But there were more glitches – and a surprise. We agonizingly made it through checkpoints, X-ray and metal detectors. In trying to find the SAFI counter, we ran into a couple who told us about a big dog that had come through the airport a couple of days earlier. Turns out it was Tor’s dad Dusty, who now is in quarantine in London, but better days are ahead for him. There were many more delays and anxious moments. When the time arrived to load Tor on the plane, I opened the kennel door and whispered to Tor to give his new mama my love and to take care of her until I return. I leaned in and he gave me a kiss on the nose.
When word arrived that Carey and Tor were on the ground, I was so ecstatic. Laura sent me a picture from her cell phone, and my heart skipped a beat seeing Tor in my baby’s arms in Detroit.
All of you who helped rescue Tor epitomize what I in Afghanistan fighting for. American values are the foundation of what is so great and wonderful about our country. I am in awe of people like Randy Grim, Rich Crook, Andi Karcher, Carey Neesley and others. I’m also in awe of Carey’s brother Peter, who died in service to his country to ensure freedom for people he didn’t even know. Your love and compassion are unmatched. I am forever grateful and in debt to you. I feel my family has grown to include you all. I look forward to Tor being a member of the Schroeder family for years to come. I’m sure we will have many adventures to talk about, but none likely will be as crazy or exciting as this one!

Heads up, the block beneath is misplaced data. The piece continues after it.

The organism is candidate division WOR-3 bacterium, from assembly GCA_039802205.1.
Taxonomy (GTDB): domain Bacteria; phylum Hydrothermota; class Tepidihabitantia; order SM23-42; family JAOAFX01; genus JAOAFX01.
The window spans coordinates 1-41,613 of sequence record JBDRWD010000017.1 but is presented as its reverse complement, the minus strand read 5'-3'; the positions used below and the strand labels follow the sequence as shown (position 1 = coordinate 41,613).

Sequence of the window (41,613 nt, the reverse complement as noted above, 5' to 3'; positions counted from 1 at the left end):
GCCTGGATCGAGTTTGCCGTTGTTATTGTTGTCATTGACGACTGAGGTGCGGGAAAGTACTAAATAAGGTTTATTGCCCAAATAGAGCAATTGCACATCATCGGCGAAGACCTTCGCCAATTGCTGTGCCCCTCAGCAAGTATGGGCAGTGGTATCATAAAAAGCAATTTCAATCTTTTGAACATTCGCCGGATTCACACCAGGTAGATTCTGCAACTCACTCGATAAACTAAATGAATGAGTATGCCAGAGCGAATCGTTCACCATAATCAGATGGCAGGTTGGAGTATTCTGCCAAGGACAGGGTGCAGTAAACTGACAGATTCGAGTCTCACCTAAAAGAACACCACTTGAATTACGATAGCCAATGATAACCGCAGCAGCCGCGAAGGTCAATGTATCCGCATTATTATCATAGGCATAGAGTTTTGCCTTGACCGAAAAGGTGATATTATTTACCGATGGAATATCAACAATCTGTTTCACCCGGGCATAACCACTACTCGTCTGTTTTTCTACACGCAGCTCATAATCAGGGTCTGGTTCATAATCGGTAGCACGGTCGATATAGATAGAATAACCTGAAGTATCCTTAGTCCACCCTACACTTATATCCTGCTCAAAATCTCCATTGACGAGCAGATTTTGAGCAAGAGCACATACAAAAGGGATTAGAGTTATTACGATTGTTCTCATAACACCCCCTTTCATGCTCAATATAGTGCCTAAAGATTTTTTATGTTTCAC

Tor, welcome to America! Stray Rescue is proud to be part of your journey.